Likewise I have some issues with Yukiko, the strong female protagonist. The truth is that I generally find her annoying – perhaps it’s due to an (accurate?) portrayal of teen angst (I mean what teenager isn’t annoying when it comes down to it). And it certainly doesn’t help that the bonding/taming of the griffin was done so unconvincingly. But mostly, I think it’s because Yukiko as a character is completely framed from a male point of view (even though it’s supposed to be her story). It’s all about her falling in love with this guy, her relationship to her father, her hatred of the (male) Shogun, her bonding with the (male) griffin, etc. After thinking on the book for a while, I think this maybe one of the biggest flaws and could be the underlying explanation for why it just never comes together as it should, in spite of some rather fun storytelling that occurs along the way. Even though I’m not a huge fan how she frames her arguments, I’d be pretty curious to see what Requires Only Hate would say about this book – evisceration comes to mind.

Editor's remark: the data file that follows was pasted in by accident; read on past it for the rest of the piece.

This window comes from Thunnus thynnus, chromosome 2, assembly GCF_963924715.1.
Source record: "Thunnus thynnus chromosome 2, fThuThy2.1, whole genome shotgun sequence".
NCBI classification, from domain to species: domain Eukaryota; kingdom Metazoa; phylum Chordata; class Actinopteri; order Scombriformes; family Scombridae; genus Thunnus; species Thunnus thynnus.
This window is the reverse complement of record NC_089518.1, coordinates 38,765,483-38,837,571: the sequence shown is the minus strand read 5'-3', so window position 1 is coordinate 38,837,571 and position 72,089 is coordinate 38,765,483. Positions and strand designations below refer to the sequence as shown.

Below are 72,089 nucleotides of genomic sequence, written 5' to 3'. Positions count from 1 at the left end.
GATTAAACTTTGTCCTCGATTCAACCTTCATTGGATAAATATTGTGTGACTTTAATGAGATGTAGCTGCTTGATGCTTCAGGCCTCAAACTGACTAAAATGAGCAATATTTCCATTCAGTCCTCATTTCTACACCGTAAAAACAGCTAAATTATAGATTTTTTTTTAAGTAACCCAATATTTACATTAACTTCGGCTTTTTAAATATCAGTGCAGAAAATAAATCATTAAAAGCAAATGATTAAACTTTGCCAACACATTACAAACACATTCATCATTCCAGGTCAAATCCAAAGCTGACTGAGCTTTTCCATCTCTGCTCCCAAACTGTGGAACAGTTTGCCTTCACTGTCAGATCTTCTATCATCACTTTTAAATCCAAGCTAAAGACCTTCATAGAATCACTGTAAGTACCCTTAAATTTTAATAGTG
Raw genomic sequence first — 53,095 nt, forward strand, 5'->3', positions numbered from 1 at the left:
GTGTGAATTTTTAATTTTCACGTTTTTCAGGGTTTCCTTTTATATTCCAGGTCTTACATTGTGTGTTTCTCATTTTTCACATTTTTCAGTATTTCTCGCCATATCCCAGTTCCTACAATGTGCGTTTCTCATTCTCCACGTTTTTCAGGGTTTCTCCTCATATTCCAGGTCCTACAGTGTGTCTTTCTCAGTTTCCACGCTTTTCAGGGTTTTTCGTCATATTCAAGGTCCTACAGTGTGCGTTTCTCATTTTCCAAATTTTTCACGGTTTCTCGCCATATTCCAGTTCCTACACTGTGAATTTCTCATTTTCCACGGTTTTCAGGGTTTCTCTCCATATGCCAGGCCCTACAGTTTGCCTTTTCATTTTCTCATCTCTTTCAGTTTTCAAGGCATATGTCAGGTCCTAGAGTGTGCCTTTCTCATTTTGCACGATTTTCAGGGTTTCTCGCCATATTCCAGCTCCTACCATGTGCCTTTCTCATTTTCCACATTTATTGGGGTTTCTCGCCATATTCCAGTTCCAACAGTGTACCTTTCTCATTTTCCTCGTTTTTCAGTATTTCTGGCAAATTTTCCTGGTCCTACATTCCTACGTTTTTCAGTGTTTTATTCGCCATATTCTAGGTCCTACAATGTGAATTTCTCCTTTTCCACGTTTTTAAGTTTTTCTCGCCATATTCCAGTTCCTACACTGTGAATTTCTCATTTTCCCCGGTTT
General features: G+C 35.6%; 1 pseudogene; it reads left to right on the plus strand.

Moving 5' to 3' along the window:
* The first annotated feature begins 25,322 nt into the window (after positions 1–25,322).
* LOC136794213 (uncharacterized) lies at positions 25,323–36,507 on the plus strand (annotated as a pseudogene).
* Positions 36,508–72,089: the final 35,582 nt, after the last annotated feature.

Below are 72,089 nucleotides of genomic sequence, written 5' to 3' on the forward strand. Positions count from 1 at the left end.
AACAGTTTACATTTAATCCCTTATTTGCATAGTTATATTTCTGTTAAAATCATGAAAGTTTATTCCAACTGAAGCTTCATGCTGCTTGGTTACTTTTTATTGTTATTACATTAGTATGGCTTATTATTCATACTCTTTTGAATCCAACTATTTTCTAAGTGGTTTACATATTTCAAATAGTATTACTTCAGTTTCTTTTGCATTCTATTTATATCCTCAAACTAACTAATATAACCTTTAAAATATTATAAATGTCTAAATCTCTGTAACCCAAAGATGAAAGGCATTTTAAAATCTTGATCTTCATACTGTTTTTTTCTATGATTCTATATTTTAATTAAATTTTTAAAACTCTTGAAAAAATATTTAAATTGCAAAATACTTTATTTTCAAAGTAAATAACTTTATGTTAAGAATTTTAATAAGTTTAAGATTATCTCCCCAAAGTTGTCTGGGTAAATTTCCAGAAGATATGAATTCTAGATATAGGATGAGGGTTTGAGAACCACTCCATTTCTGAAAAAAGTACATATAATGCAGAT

So, this has turned out to be a pretty negative review, beginning with the admission of being hoodwinked by a well-written (from a certain point of view) blurb. But, that’s not the full story. A truth is that baring some of the big pacing issues that occur mostly in the first third of the book, the storytelling was strong enough to keep me interested. It’s not a book that I ever considered not finishing. However, I doubt I’ll be reading the sequels either. It was after reflecting on my thoughts of the book for a while (which I do with pretty much every book I read) that I realized that I had some real issues with it. I think that most fans of epic fantasy probably will too – and that means most of the people who read this blog regularly. But, for someone who is new to epic fantasy, particularly someone who is a teenager, this book will probably work very well and I expect that they would enjoy it a lot. So, while in the end I would say this isn’t the book for me or most of the blogger tribe I run with, it probably is a book for a lot of people browsing the YA section at a bookstore (or equivalent).